Stepping forward

Congress vice-president Rahul Gandhi has given the clearest yet indication that he is ready to take up any responsibility that the party might give him.

The classical dilemma of the prince, in this case to be the prime ministerial candidate of the party or not, had been left open all these years. He has not definitively said what responsibility he expects to be conferred on by the party. But in the Congress scheme of things the nature of responsibility would also be decided by him and party president Sonia Gandhi. It is most likely that he would be declared the party’s candidate for the top post very soon. The decision perforce may be the result of circumstances that his party finds itself in the run-up to the elections.

The spectacular victory of the Aam Aadmi party in the Delhi elections and the emergence of Arvind Kejrival as a leader has put pressure on the Congress. The BJP had already declared Gujarat chief minister Narendra Modi as their prime ministerial candidate and he has been barnstorming tne country, drawing crowds. Both these leaders have articulated their personal positions and party policies. But Rahul Gandhi would join the fray without the nation getting a clear idea of what he stands for. In spite of spending many years as a centre of power, next only to his mother, and as a member of Parliament, he is still untested for administrative or political skills. Whenever he chose to make his interventions, as on the issue of corruption, he has been erratic, disruptive and  even ineffective. His promise of action on matters like the Adarsh scam were never properly followed up or fulfilled.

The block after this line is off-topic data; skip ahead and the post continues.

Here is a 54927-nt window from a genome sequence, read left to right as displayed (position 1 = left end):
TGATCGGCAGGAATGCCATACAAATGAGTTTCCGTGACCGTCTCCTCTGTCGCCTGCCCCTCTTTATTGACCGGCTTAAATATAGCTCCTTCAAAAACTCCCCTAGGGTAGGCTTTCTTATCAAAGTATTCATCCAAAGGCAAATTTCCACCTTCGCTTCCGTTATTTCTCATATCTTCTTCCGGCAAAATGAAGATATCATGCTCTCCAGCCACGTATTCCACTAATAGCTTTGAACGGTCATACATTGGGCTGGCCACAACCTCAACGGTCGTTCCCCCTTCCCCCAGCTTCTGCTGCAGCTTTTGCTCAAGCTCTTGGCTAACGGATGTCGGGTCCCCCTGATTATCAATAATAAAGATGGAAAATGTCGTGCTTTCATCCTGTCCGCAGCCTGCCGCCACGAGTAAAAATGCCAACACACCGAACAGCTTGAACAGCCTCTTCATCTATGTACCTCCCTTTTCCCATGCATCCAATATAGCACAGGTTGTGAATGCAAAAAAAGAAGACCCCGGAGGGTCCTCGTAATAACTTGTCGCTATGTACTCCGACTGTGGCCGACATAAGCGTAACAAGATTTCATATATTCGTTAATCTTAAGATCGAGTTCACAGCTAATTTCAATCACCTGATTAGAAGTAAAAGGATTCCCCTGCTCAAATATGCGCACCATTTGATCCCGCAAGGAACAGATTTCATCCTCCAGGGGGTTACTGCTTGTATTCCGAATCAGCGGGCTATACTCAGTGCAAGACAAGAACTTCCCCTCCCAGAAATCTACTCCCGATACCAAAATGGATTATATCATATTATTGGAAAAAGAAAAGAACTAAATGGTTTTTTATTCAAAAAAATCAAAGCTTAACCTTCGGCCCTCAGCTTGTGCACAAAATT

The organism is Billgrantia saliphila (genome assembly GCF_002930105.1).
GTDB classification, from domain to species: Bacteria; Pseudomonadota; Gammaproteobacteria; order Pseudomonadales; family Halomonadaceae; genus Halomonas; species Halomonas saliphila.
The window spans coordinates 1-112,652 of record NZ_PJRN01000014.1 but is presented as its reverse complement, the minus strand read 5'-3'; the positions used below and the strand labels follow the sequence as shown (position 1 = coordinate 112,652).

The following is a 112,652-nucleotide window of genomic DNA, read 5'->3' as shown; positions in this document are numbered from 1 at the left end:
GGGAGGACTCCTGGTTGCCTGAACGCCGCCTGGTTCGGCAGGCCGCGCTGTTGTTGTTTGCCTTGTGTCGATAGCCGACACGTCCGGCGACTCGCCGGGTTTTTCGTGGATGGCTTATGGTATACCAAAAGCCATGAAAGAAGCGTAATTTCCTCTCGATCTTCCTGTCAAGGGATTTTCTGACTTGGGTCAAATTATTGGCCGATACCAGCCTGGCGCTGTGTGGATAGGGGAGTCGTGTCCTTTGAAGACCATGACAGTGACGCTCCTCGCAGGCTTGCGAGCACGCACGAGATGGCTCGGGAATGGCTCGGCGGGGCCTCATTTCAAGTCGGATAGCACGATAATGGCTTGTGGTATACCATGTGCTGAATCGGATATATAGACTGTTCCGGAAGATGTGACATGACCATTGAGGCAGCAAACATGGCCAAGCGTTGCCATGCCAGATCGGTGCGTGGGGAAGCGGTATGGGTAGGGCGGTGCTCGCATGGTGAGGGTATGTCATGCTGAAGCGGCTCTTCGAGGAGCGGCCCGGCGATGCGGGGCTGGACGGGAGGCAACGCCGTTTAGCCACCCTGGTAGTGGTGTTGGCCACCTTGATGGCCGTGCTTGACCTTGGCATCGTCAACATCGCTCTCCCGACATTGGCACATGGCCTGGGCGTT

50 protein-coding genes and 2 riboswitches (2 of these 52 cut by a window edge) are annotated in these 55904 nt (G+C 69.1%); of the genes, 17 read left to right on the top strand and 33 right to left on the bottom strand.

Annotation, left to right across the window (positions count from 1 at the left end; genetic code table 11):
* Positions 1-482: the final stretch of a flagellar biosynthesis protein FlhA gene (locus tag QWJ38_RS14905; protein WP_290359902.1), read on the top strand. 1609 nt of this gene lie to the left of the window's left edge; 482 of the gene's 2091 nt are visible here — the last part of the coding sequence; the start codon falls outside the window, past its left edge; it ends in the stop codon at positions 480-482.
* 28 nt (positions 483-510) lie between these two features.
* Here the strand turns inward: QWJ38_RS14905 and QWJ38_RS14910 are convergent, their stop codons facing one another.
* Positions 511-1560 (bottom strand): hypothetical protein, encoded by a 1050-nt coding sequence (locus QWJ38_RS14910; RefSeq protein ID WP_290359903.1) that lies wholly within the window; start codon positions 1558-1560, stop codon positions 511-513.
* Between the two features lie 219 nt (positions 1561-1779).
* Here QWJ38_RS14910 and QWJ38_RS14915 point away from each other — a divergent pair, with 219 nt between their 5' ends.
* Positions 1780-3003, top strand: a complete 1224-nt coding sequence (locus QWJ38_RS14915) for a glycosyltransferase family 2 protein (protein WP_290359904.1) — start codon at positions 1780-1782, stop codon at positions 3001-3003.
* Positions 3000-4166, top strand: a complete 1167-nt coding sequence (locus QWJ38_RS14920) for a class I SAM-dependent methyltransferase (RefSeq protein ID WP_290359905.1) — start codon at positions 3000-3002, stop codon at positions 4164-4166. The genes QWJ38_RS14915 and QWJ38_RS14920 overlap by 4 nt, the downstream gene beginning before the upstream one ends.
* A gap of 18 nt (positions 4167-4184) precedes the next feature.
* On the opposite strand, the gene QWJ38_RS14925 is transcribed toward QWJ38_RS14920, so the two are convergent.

The problem is not just the personal credentials of Rahul Gandhi but also the dire straits the Congress finds itself in. The UPA government’s disastrous performance of governance has weakened both the party and the alliance that it heads. Neither the party nor its leaders carry much credibility with the people. Rahul might be the most acceptable choice of the party for the top position, caught as it is with the dynastic idea of leadership. But he is far away from being accepted by the country as a credible and effective leader who has solutions to its problems. It is unlikely that the weeks before the elections will produce an image of him which will goad the nation to put its trust in him and the party.

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